NBA Trade Deadline: 4 Winners, 4 Losers

It was calm for a while yesterday, and it looked, even up until around lunchtime, like the NBA trade deadline was just gonna be a big nothing.

And then Portland traded for Aaron Afflalo, and the floodgates opened up. By the time it was all said and done, 37 players had changed teams, about a half dozen starting-caliber point guards were moved, and Goran Dragic (and his brother, Zoran) finally had a new home (and it wasn't Houston).

Oh, and Daryl Morey kept his streak alive -- eight straight trade deadline days with at least one trade. It's one of the most hallowed streaks in sports.

DiMaggio's 56-game hitting streak. UCLA's 88-game winning streak. The Undertaker's 21-match streak at Wrestlemania. Morey's eight straight deadlines. Boom.

As always, there were winners and losers. Let's examine more closely...


4. Sam Presti Two playoff teams in the Western Conference got markedly better on deadline day -- Portland and Oklahoma City. We will get to the Blazers in a second, but the Thunder gave the second tier of their roster a total facelift. When you net it all out, they essentially gave up Reggie Jackson and Kendrick Perkins's corpse, and got back a competent low post scorer (Enes Kanter), a veteran backup point guard (D.J. Augustin), a designated shooter (Steve Novak) and some wing depth (Kyle Singler). Overall, a good day for Thunder GM Sam Presti, who I still think was being held at gunpoint when he made the James Harden trade. When you look at how competently the rest of their roster is assembled, it's the only explanation.

3. Miami Heat fans So for all of the talk about interest in Dragic from the Lakers, Celtics, Kings and Rockets, he winds up going to Miami for a pupu platter of hot garbage and a couple of first-round picks that may or may not wind up being productive. Honestly, if this trade deadline is a referendum on Dragic's status as a "big three member on a good team" caliber player, the feedback was murky at best. Sure, some of it probably had to do with his contract (done at the end of the season) and his demeanor this week (he basically said he wanted out of Phoenix, significantly reducing their bargaining power), but still, Miami got him for nothing. Now they have a starting five of Dragic, Luol Deng, Dwyane Wade, Chris Bosh and the revelation that is Hassan Whiteside. That's a dangerous lower seed in the East. Please let them draw Cleveland in round one, basketball gods. Please.

2. Michael Carter-Williams Of all the odd developments at the 2:00 p.m. buzzer on Thursday, the oddest was probably the flurry of second tier point guards changing addresses. Dragic to Miami, Brandon Knight to Phoenix, Isaiah Thomas to Boston, Reggie Jackson to Detroit and Michael Carter-Williams to Milwaukee. Of all those players, MCW is the one I feel happiest for. A good player who will now find out what winning feels like, Carter-Williams is now part of a lineup that is long and intriguing with Giannis Antetokounmpo and, when he returns next season, Jabari Parker. Jason Kidd has to be so thankful he bitched his way out of Brooklyn.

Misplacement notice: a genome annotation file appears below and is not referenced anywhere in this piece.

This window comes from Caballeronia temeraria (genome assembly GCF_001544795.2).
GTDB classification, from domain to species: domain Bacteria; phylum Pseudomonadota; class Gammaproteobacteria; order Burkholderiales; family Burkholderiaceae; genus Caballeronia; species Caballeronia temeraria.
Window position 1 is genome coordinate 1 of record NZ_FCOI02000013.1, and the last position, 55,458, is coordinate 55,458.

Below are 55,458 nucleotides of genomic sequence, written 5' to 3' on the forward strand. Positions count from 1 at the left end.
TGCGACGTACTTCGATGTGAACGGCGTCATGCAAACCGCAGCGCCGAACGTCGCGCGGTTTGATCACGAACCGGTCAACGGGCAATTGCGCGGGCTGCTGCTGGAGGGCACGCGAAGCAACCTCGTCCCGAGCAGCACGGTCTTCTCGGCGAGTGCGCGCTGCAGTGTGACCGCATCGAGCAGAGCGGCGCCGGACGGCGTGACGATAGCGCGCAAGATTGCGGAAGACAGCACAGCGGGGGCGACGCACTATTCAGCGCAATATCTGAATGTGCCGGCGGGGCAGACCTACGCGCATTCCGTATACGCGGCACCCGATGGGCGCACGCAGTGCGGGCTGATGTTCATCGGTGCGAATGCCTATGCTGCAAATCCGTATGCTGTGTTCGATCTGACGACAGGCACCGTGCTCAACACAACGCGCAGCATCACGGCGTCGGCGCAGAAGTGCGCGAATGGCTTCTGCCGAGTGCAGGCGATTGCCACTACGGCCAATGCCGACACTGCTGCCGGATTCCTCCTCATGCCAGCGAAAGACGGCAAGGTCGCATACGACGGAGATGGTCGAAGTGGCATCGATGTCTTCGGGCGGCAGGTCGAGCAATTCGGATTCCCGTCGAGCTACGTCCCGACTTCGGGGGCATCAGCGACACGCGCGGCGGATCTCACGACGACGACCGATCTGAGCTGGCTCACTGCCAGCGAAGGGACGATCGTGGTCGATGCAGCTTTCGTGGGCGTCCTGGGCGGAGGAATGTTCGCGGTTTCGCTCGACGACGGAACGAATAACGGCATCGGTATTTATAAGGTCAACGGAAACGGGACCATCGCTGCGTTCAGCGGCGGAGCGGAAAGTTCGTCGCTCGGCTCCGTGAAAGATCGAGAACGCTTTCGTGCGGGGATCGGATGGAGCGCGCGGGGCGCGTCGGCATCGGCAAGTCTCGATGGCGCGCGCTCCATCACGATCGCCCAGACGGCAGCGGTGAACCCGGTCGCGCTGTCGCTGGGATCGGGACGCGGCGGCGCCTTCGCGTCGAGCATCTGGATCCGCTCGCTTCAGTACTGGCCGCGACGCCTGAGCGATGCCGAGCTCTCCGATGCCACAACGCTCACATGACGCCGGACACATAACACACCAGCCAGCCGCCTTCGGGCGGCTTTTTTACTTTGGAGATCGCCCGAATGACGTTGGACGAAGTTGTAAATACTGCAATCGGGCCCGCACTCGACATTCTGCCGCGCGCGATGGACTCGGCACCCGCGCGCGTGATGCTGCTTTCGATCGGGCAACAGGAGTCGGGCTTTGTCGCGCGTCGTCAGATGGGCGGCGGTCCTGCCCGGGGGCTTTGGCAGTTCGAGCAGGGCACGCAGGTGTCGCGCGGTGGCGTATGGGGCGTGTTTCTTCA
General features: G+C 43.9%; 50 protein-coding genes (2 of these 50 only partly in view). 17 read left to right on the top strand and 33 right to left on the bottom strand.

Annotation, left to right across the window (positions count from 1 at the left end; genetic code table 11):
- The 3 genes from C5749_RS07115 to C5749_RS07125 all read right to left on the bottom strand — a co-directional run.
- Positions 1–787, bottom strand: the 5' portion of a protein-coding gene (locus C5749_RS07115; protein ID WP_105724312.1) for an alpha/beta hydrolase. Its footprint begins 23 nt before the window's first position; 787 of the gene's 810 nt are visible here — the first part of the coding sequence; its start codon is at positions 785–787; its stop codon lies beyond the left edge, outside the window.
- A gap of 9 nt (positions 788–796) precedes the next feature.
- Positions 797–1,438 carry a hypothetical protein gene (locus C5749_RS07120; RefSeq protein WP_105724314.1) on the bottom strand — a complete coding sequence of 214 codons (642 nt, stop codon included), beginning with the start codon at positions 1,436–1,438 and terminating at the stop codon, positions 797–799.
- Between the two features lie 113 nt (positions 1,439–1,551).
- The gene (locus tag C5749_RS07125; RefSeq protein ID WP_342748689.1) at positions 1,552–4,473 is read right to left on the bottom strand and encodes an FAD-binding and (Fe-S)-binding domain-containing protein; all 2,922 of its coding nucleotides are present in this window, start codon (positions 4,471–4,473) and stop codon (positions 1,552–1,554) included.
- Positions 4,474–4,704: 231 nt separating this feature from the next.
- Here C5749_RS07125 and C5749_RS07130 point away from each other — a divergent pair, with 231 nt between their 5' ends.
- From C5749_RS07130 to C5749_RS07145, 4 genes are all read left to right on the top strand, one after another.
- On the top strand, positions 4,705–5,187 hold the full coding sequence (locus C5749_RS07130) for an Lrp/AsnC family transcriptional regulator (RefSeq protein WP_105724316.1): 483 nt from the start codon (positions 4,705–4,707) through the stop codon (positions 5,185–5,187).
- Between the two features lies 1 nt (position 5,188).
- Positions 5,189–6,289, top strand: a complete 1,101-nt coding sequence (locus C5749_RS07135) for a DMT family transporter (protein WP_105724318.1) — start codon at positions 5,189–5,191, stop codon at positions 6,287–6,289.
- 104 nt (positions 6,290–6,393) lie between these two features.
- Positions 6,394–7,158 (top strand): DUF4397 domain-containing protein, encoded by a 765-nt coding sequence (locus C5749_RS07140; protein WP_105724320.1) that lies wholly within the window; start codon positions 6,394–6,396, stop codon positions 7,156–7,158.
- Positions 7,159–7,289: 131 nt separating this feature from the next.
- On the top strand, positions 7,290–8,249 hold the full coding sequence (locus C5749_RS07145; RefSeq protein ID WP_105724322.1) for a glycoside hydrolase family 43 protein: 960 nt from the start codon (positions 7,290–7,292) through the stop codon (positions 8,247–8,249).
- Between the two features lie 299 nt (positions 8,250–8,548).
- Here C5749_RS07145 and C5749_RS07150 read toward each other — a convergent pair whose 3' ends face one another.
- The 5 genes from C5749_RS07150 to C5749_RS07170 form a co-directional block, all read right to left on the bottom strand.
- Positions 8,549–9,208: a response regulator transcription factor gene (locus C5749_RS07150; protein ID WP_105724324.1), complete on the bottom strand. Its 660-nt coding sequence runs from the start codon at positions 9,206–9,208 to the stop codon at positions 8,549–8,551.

1. Portland Trail Blazers The Blazers were already a legitimate Western Conference contender before they traded a whole pile of nothing to Denver for Arron Afflalo. Now a team with a starting lineup of Lillard-Matthews-Batum-Aldridge-Lopez can bring a guy off the bench who averaged 18 points a game last season and can defend guards and small forwards, if necessary. Having his Bird rights also gives the Blazers an insurance policy if Matthews leaves in free agency after the season. A great day to be a Blazers fan on Thursday.


4. Philadelphia 76er fans How does it feel to be a Sixers fan? Or a Sixers player? Or coach? One of the subtle secrets in the NBA the past few weeks is the Sixers were suddenly somewhat competitive, cobbling together a modest 4-4 eight-game stretch, and in the four losses, they were competitive with Atlanta (six-point loss) and Golden State (five-point loss). And then yesterday, they trade two of their most promising players -- Carter-Williams and K.J. McDaniels -- and get back a few more draft picks, Javale McGee, Isaiah Canaan and the rights to something called Chukwudiebere Maduabum. Honestly, who is it that spends money on this product?

3. Philly's media relations intern ....who probably spent an hour trying to correctly spell "Chukwudiebere Maduabum" in the trade memo.

2. Danny Granger Granger was among the first veteran free agents to commit to going to Miami on spec that he would be playing for a title alongside LeBron James. Then LeBron went to Cleveland, and all of a sudden he was playing on a crappy team on the level of the bad Indiana teams he'd toiled on several years ago. But hey, at least he was living in Miami! Well, until Thursday. Granted, there are far worse places to go than Phoenix, but adding insult to injury, the trade that sent Granger out of Miami actually makes Miami a dangerous team out East....and makes Phoenix a lottery team. Poor Granger.

1. Kevin Garnett Kevin Garnett is one of a half dozen or so players in the NBA with a no-trade clause in their contracts, and Brooklyn managed to convince him to waive it in order to send him home to Minnesota for Thaddeus Young. It's a solid trade for Minnesota in that they get back the greatest, most popular player in the history of their franchise, which is never a bad thing. Also, they get a Hall of Famer to mentor future franchise player Andrew Wiggins. It just sucks for Garnett (or anyone) to have to go to Minnesota (in February!) to do something so noble. It feels an awful lot like Rocky Balboa having to go back and live in the old neighborhood after Paulie signed power of attorney over Rocky's crooked accountant. Same exact thing.

Listen to Sean Pendergast on SportsRadio 610 from 2 p.m. to 6 p.m. weekdays. Also, follow him on Twitter at

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